I'm writing a document with many pictures using the tikz package. A small error in these often do not make compilation fail outright, but rather time out. (Example from https://www.writelatex.com/help/46-why-do-i-keep-getting-the-compile-timeout-error-message#.VHXVzouG-ZM):

\draw (0,0)--(1,1)
\draw (0,1)--(1,0);

However, this takes quite some time on my system (texify -> pdflatex from Sublime Text 3 on Windows 7), and while pdflatex runs, it holds a lock on all the files it needs, so I cannot save or otherwise modify my files. I need to kill the pdflatex process before I'm able to save my files again. Since my document is not huge, I would really like if texify/pdflatex timed out much earlier, since a runtime > 1s usually signifies a tikz error.

Is this in any way possible?

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    Hi and welcome. I think the external library might be a good tool for you to save compile time. But on the other hand, doing the picture standalone might be better (a little small document just containing the figure you are creating). You can later include the code or the resulting pdf in your real document. – Johannes_B Nov 26 '14 at 13:38
  • Welcome to TeX.SX! You can have a look at our starter guide to familiarize yourself further with our format. – Reinstate Monica - M. Schröder Nov 26 '14 at 13:40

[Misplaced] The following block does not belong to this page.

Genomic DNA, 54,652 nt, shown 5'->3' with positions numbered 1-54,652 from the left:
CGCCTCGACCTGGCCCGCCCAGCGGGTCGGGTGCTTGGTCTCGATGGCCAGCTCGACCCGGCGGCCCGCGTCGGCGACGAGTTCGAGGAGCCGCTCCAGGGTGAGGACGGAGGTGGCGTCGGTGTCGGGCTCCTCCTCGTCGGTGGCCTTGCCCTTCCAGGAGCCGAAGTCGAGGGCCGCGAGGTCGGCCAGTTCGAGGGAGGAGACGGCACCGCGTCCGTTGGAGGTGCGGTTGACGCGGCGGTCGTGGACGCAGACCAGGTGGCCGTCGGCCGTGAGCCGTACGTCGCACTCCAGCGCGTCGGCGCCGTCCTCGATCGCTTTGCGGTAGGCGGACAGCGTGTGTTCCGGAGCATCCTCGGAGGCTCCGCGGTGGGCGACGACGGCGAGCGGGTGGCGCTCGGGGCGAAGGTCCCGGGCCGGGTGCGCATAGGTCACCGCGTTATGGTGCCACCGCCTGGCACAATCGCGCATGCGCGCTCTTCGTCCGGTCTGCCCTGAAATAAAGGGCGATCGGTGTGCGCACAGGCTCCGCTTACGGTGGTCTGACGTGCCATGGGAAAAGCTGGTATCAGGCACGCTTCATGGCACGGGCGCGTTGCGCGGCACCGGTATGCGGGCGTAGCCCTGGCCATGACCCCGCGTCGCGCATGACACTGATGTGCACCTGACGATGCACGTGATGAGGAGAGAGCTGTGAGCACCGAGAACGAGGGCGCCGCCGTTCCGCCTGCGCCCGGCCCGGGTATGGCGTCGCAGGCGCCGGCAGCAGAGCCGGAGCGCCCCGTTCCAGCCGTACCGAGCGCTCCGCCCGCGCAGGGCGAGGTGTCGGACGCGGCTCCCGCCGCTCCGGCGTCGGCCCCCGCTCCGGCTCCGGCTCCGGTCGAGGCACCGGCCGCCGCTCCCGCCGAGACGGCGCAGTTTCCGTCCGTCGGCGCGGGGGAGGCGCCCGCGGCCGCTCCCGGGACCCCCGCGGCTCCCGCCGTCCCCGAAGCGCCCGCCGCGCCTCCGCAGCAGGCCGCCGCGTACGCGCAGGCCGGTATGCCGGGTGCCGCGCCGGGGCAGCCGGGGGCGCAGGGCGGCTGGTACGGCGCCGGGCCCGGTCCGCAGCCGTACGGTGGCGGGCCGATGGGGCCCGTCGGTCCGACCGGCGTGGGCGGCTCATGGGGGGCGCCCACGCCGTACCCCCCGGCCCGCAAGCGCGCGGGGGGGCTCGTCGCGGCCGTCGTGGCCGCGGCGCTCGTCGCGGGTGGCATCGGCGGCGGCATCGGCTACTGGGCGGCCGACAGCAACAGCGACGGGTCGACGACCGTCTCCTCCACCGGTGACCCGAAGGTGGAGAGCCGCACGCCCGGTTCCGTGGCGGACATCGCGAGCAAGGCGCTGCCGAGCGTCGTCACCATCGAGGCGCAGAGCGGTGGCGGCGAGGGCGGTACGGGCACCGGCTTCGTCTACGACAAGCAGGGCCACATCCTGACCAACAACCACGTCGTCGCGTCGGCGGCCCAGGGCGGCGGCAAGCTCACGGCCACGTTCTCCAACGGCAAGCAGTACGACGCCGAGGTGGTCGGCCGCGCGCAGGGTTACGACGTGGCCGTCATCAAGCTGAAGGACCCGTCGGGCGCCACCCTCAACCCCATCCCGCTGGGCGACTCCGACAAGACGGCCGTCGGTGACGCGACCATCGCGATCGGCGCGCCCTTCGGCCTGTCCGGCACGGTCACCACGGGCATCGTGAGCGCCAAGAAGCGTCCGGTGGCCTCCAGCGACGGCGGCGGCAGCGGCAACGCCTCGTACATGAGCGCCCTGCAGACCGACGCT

• pdftex itself never times out. The page you refer to is a writelatex restriction apparently saying you need to pay to get more time on their servers. Running pdftex locally has no such restrictions. – David Carlisle Nov 26 '14 at 14:32
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    @DavidCarlisle Is there any way of restricting it, though? I have to agree that it is rather inconvenient as it is. The problem is not restricted to TiKZ but TiKZ is far and away the most common culprit. Rather than realising something is wrong, it hangs compilation and takes more and more of the system resources. (I assume at some point the system would stop it.) I can kill it easily enough but leaving it unattended is not at all wise, which is annoying for complex graphics with long compilation times. – cfr Nov 27 '14 at 0:47
  • @cfr that is an operating system question not a tex one, most operating systems have facilities to limit the resources allocated to jobs and to kill them if they are exceeded see for example (just happened to be first hit with google) stackoverflow.com/questions/2387485/… – David Carlisle Nov 27 '14 at 8:23

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